The FIRE Student Network honored five Prometheus Society inductees at our FSN Summer Conference in July. The Prometheus Society recognizes exceptional students at colleges and universities across the country who have demonstrated remarkable dedication to advocating for FIRE’s mission of protecting free expression and due process rights in higher education. In honor of Free Speech Week, we recently caught up with the inductees to see what they’ve been doing to promote free speech at their schools since arriving back on campus this fall:
Savannah Lindquist, Temple University
Since being recognized as a Prometheus Society inductee I have continued in Young Americans for Liberty’s (YAL) #FightForFreeSpeech project. My role as Pennsylvania State Chair for YAL has allowed me to remain on the front lines of this crucial battle where hundreds of YAL chapters across the country are taking a stand against their university’s blatant disregard for their First Amendment rights. I am still working to abolish Temple University’s unconstitutional speech codes. My goal is to make Temple a “green light” school by the time I graduate. FIRE has definitely been my strongest ally in the fight for free speech, and I am excited for the things to come!
Michael Kriete, University of South Carolina
This semester I have continued to fight for free speech on campus and educate my fellow students about the importance of free speech. Our Young Americans for Liberty chapter at USC celebrated Constitution Day by having a free speech ball event. We blew up an 8 ft. beach ball and encouraged students to write anything they liked on it. Students loved this and almost everyone who walked by our display stopped to sign the ball and to talk to us about free speech. Surprisingly, many students had no idea about the authoritarian speech code policies on campus including in our own Carolinian Creed and the restrictive “free speech zones” on campus. Students were appalled by this and almost everyone signed our petition to let the University know they believe the university should uphold the “Chicago Principles” of free thought and expression. Our event was a great success and we look forward to continuing the fight for free speech at the University of South Carolina.
Zach Wood, Williams College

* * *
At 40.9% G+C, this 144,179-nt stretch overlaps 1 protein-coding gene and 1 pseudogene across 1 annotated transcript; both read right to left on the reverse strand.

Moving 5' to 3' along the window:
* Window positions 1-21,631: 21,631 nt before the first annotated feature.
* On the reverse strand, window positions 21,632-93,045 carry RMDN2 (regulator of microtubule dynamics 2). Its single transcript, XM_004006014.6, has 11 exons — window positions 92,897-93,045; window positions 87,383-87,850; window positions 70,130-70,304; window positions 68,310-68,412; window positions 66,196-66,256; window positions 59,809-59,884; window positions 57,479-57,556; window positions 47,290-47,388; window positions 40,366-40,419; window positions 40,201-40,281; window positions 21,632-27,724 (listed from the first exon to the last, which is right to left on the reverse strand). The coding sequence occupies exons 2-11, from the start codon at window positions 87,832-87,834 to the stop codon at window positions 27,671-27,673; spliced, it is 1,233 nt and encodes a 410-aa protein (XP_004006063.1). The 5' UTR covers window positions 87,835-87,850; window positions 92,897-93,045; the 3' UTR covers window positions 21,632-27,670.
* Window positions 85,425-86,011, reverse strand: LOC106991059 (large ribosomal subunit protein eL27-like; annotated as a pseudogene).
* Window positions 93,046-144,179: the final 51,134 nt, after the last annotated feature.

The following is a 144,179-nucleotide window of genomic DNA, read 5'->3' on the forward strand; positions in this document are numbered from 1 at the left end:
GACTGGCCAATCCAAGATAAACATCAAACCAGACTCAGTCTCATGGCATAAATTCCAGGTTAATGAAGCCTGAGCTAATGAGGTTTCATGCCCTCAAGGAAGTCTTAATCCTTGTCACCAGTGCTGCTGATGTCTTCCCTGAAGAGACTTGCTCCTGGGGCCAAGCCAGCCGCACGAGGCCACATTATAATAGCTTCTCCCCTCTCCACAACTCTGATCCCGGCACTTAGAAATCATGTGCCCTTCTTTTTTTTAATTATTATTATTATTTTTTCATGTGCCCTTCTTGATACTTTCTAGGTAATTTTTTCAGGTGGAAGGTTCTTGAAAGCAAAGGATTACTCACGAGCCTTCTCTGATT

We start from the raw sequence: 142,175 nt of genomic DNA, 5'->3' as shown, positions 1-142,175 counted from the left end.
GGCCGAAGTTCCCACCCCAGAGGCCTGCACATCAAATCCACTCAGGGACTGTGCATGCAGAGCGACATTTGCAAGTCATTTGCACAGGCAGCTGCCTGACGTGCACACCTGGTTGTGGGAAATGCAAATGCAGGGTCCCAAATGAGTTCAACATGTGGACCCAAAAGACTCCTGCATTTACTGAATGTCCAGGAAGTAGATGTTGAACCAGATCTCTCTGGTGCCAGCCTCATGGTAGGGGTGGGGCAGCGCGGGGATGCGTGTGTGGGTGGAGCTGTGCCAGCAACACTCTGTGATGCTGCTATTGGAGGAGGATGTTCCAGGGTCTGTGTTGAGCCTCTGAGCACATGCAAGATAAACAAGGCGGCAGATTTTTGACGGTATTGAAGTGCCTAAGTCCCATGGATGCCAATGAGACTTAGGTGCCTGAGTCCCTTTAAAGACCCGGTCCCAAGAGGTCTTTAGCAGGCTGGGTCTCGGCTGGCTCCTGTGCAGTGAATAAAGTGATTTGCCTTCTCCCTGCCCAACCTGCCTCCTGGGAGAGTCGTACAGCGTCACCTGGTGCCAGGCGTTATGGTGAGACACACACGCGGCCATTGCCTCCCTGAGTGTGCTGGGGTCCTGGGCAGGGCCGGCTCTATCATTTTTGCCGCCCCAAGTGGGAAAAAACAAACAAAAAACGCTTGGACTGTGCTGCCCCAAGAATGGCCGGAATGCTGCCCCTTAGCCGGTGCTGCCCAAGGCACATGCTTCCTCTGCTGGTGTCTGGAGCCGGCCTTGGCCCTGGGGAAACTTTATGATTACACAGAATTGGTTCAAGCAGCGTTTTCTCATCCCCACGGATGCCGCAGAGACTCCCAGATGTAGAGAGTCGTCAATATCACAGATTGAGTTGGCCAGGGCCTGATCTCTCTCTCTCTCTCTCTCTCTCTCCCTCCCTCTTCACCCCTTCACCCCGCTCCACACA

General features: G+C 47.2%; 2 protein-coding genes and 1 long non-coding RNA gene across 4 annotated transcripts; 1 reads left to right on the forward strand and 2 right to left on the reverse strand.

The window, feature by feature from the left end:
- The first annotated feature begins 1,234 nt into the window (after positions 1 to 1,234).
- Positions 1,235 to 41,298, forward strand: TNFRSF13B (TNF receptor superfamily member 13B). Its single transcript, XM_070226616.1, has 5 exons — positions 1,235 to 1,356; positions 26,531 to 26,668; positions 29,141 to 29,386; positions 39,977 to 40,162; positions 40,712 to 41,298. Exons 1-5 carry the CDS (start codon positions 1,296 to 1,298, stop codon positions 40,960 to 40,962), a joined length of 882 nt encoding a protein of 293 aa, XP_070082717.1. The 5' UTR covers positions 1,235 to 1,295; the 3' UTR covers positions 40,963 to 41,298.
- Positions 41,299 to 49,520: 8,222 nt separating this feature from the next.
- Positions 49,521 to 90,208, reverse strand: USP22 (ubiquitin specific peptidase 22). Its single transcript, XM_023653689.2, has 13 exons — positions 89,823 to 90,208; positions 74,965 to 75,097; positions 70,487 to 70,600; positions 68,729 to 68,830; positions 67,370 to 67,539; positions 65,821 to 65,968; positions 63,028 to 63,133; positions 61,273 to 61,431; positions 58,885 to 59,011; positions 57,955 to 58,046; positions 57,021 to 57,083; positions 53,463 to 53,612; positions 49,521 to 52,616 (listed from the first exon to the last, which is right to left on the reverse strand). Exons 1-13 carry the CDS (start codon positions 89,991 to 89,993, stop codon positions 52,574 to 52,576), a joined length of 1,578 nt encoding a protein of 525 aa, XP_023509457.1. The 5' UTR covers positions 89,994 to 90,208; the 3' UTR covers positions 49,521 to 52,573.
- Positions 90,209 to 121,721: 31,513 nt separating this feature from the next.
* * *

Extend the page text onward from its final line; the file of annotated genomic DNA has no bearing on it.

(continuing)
Since being inducted I have continued to write about controversial campus issues that spur debate and speak to campus concerns surrounding free speech, like the role and character of student activism and diversity in higher education. In particular since my induction, I have written an article in The Washington Times, and another piece in The Washington Post. I see my writing as a way of keeping conversations going, and hopefully advancing critical thought. I have also tried, despite countervailing forces, to find ways of bringing provocative speakers to campus this year. Given opposition, both overt and covert, the process is arduous, but in the near future, I’m looking forward to attending a free speech summit at Wellesley College and a conference on free speech at the National Constitution Center hosted by PEN America. In a forthcoming piece for The Weekly Standard, I write about how certain brands of conformity on campus impose unfair expectations on students that quash free debate and counter the notions of individuality and liberty so many of us value.
Andrew Zeller, Purdue University
One would be hard pressed to find a campus better than Purdue for free expression. The last two years saw the elimination of our speech codes, adoption of the Chicago principles, and several guest lectures on free speech. This fall’s freshmen took part in a new free speech learning exercise designed by our faculty and administration as part of their orientation. For me, the priority has become serving as a resource for information on the what’s and why’s of campus free speech, and making sure we continue to live up to the commitments we’ve made.
Erin Dunne, University of Michigan
Erin Dunne tells FIRE she has continued her campus advocacy this semester. She has hosted a free speech ball event and has written several articles for The Michigan Review in support of free speech. The editorial board of The Michigan Review, of which she is a member, also published an editorial on why the University of Michigan should embrace free speech. Additionally, she spoke with the Michigan Daily editorial board for a podcast about free speech on campus.
All of these inductees are continuing to demonstrate the hard work and dedication that earned them a place in the Prometheus Society. Their work is an excellent example of the diverse ways that students can continue to protect and defend free speech and due process rights on campus.
Student activists who would like to be considered for induction into the Prometheus Society at next year’s FSN Summer Conference should document their efforts throughout the year. Next year’s inductees will be invited to attend the FSN Summer Conference in 2017 with full travel costs paid for by FIRE. Be on the lookout for Prometheus Society applications this spring!